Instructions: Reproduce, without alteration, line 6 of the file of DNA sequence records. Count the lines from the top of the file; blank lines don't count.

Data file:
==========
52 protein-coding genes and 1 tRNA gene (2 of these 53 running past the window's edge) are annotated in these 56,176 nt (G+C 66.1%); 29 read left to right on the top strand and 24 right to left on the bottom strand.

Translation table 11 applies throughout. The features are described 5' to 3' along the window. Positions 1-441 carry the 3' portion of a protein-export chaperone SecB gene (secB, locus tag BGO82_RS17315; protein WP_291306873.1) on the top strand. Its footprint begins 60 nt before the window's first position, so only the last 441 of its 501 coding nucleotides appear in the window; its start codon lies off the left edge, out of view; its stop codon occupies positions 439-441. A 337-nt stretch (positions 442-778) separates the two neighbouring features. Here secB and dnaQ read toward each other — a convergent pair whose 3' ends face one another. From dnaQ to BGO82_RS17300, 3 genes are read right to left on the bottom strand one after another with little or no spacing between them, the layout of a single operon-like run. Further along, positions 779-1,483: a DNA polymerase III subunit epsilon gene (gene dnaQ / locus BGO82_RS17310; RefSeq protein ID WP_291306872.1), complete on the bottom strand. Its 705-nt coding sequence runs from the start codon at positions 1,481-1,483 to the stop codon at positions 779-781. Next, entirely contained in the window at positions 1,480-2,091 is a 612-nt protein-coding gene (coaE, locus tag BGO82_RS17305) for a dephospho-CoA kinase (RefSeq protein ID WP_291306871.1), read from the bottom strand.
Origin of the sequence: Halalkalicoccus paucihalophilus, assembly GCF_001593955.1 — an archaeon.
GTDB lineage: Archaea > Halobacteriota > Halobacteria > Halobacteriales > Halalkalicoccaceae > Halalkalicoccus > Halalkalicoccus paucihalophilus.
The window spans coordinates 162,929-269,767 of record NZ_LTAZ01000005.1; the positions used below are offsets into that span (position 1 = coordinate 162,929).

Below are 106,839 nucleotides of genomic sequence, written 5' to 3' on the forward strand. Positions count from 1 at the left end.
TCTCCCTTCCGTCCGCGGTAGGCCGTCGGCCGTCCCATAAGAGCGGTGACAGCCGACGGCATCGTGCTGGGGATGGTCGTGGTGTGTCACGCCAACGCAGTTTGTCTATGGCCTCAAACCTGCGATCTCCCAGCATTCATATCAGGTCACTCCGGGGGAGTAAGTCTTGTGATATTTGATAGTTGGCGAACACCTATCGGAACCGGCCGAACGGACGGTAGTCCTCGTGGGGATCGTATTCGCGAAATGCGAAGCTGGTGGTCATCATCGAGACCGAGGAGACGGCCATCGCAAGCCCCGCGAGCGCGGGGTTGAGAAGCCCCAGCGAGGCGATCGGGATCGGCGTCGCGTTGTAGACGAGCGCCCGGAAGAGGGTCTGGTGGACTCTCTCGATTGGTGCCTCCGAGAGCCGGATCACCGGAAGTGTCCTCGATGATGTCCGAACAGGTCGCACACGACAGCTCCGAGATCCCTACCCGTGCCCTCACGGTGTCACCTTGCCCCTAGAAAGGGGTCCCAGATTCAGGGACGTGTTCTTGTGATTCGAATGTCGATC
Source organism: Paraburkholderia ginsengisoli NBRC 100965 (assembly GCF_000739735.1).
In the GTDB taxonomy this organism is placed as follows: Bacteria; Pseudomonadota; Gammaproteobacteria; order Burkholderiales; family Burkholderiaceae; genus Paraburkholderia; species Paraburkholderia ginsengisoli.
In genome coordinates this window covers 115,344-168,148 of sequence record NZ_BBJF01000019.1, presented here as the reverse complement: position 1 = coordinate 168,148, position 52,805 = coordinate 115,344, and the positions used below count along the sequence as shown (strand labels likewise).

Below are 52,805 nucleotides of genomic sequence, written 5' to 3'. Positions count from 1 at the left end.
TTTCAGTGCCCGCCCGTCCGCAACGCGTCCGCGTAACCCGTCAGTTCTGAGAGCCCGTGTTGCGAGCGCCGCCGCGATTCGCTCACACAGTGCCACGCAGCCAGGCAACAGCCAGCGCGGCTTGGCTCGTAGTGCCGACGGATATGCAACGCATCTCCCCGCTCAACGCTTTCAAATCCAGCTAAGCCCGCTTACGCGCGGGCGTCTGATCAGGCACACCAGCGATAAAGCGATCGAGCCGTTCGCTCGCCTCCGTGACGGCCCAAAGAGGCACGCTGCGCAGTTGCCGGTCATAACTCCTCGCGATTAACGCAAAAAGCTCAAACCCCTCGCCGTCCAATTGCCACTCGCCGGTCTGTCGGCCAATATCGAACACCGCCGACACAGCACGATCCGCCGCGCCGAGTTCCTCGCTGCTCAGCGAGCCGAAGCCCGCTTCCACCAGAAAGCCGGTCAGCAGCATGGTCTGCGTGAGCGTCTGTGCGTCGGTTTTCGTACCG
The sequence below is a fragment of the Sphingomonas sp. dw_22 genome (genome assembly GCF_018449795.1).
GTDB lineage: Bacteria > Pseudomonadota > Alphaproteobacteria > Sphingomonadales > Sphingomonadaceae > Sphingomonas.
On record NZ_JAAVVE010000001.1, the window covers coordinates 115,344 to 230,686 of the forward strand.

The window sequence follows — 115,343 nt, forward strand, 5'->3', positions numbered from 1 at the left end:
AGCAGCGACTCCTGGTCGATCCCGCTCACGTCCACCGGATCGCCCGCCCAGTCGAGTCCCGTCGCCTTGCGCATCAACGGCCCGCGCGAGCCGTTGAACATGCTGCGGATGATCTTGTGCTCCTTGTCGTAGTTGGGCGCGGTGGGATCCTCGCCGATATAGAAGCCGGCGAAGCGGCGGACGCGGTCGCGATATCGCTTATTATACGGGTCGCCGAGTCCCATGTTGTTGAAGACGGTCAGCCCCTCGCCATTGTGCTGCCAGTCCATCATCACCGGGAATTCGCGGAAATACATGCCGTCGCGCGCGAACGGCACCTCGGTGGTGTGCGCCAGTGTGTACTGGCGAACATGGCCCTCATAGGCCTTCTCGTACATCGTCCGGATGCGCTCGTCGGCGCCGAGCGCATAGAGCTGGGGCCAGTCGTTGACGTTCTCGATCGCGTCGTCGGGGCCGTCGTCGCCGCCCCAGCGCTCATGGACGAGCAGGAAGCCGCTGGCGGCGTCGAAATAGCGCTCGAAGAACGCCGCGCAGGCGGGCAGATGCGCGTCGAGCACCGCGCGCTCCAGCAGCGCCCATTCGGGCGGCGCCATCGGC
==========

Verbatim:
Below are 106,839 nucleotides of genomic sequence, written 5' to 3' on the forward strand. Positions count from 1 at the left end.